OOIDA asks Obama to scrap Mexican truck project indefinitely

WASHINGTON — The largest owner-op group in the U.S. doesn’t want to see a new Mexican cross-border program anytime soon.

The Owner-Operator Independent Drivers Association has sent a letter asking President Obama to suspend plans to establish another cross-border trucking program.

The President signed an appropriations bill that cuts off funding for the pilot project that’s been in place for the last 18 months, but administration officials said they would work on an alternative program.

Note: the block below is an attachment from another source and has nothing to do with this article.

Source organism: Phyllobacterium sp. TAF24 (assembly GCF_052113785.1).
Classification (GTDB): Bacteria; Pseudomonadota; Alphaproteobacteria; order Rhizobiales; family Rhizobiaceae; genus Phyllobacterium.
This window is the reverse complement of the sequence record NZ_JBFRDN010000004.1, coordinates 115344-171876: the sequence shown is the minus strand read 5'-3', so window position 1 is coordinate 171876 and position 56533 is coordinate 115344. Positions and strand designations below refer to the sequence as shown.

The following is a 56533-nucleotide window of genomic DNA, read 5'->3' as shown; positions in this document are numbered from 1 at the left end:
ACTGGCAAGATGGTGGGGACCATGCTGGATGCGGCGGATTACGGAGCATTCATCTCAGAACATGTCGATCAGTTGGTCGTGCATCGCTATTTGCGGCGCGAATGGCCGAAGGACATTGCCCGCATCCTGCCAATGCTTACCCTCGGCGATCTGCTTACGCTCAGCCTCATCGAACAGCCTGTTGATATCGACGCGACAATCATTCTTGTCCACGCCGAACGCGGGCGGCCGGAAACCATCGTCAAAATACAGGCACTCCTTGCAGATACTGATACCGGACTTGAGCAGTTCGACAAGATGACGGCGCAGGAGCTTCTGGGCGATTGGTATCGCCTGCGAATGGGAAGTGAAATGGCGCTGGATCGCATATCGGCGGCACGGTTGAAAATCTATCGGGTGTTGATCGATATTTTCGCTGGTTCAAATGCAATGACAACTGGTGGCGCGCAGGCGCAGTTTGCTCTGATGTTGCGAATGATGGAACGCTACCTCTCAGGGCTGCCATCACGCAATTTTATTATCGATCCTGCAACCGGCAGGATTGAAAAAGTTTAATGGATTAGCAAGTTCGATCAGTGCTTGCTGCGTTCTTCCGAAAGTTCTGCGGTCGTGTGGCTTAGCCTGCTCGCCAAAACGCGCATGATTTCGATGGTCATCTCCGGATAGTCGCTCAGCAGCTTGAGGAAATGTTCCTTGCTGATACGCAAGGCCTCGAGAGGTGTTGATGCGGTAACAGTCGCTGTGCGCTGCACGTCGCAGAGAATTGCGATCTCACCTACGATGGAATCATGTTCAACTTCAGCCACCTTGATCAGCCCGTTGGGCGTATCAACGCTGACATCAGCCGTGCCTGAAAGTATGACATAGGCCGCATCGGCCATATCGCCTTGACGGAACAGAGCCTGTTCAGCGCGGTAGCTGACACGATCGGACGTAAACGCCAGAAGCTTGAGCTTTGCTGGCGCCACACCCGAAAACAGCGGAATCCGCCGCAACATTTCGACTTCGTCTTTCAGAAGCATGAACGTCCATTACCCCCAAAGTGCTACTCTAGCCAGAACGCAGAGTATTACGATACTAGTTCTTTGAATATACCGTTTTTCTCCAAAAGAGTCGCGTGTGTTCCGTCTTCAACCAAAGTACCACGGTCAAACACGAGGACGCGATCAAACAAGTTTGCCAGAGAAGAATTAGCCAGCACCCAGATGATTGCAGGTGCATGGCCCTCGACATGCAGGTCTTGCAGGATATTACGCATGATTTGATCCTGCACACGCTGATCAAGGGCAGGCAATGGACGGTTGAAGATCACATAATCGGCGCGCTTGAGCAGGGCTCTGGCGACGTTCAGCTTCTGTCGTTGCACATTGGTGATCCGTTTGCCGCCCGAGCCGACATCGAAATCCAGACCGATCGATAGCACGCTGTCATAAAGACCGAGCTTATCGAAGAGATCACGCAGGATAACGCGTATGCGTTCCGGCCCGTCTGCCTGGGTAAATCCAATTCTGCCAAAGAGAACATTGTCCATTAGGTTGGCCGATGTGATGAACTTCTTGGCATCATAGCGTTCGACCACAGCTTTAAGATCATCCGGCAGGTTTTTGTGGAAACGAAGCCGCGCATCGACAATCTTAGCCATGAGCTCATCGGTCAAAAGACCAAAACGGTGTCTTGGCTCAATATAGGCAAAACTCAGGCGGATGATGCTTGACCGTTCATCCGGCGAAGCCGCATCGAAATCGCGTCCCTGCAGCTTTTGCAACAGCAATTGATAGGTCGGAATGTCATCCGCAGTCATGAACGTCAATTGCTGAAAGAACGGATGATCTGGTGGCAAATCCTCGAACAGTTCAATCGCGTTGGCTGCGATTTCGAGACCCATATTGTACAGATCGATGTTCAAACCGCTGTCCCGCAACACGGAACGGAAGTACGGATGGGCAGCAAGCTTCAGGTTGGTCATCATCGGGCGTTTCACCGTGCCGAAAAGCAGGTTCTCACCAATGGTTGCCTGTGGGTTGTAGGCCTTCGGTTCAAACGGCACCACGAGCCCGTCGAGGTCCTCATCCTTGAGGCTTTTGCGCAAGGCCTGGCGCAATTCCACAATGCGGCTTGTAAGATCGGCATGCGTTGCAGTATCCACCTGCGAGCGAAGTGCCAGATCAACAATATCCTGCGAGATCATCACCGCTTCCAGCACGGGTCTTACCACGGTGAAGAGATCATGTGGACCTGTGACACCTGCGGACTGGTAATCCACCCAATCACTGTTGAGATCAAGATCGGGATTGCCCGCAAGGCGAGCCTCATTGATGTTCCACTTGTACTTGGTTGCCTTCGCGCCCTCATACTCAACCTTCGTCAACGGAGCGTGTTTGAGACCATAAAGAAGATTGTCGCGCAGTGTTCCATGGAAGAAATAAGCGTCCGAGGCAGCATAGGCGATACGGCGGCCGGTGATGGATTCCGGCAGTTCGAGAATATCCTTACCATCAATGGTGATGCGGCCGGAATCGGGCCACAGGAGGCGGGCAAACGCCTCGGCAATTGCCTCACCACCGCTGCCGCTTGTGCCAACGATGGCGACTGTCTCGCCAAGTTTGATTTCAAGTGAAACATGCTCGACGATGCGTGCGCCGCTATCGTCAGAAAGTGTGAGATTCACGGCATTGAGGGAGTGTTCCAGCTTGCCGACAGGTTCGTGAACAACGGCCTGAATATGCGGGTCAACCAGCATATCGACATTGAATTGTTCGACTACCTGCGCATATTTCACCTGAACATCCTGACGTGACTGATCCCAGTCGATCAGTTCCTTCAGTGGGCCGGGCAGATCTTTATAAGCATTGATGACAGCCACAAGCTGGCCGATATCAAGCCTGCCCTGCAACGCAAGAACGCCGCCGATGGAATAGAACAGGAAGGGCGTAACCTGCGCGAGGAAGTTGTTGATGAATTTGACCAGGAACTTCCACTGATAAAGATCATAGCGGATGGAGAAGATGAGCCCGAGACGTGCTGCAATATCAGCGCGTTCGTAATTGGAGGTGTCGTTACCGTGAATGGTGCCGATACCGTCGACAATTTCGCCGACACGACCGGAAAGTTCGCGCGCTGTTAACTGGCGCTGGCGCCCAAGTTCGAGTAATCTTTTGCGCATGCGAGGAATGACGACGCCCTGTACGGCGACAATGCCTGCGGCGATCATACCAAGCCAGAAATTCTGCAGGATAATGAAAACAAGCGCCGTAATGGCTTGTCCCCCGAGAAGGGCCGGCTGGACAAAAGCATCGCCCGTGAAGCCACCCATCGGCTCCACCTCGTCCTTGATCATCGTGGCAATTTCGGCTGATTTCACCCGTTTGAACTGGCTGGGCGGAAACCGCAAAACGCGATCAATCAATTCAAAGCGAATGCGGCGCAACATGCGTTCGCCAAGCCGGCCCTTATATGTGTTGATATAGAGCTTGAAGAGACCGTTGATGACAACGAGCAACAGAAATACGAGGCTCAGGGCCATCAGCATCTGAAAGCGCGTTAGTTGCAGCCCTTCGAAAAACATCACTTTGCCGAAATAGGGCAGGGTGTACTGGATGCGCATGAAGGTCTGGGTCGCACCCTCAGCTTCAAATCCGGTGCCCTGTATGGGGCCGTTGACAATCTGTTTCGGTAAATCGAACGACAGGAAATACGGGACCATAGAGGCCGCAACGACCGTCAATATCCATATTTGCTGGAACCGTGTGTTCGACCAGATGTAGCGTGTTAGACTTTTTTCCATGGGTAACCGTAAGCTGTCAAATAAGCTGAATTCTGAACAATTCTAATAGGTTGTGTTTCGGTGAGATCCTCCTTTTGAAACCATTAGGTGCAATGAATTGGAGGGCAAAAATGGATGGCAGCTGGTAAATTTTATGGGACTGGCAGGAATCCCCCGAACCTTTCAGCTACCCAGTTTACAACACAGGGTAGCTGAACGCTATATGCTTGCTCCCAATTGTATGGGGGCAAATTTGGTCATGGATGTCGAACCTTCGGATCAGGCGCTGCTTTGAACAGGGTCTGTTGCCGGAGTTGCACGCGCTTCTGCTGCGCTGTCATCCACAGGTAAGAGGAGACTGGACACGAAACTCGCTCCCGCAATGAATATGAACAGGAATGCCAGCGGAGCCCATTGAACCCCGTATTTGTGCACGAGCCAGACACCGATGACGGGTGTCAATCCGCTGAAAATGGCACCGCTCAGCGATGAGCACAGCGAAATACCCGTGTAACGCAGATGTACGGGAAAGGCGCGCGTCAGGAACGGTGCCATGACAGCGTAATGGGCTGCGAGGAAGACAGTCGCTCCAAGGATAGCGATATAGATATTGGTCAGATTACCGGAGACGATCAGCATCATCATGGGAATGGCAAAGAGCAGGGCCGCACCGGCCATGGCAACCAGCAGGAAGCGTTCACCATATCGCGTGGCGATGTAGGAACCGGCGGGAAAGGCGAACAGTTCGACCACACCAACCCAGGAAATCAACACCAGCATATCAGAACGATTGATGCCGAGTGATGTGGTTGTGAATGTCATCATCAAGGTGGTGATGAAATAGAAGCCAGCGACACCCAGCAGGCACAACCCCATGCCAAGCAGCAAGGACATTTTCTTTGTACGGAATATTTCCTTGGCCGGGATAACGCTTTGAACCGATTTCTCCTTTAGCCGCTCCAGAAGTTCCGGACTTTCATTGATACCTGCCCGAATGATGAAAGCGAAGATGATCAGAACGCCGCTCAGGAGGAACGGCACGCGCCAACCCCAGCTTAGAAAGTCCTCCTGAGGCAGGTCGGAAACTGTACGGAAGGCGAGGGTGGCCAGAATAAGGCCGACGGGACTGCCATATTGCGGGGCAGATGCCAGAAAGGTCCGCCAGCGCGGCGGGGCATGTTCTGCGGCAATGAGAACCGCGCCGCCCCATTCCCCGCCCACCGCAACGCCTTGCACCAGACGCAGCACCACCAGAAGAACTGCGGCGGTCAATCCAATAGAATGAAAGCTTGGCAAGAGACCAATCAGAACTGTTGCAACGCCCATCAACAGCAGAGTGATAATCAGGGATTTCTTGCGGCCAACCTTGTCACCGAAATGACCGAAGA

OOIDA argues against any program that allows Mexican trucks full access to the U.S. highway system — at least until Mexico raises its trucking regulatory standards to that of the United States and Canada.

In his letter to the president, Jim Johnston, OOIDA president, said NAFTA does not require the U.S. to make exemptions for safety and security.

"Mexico-domiciled trucking companies and drivers simply do not contend with a similar regulatory regime in their home country, nor must they contend with the corresponding regulatory compliance costs that encumber their U.S. counterparts," said Johnston in the letter.

The Mexican government has responded to the cancellation of the cross-border program with retaliatory tariffs on dozens of goods

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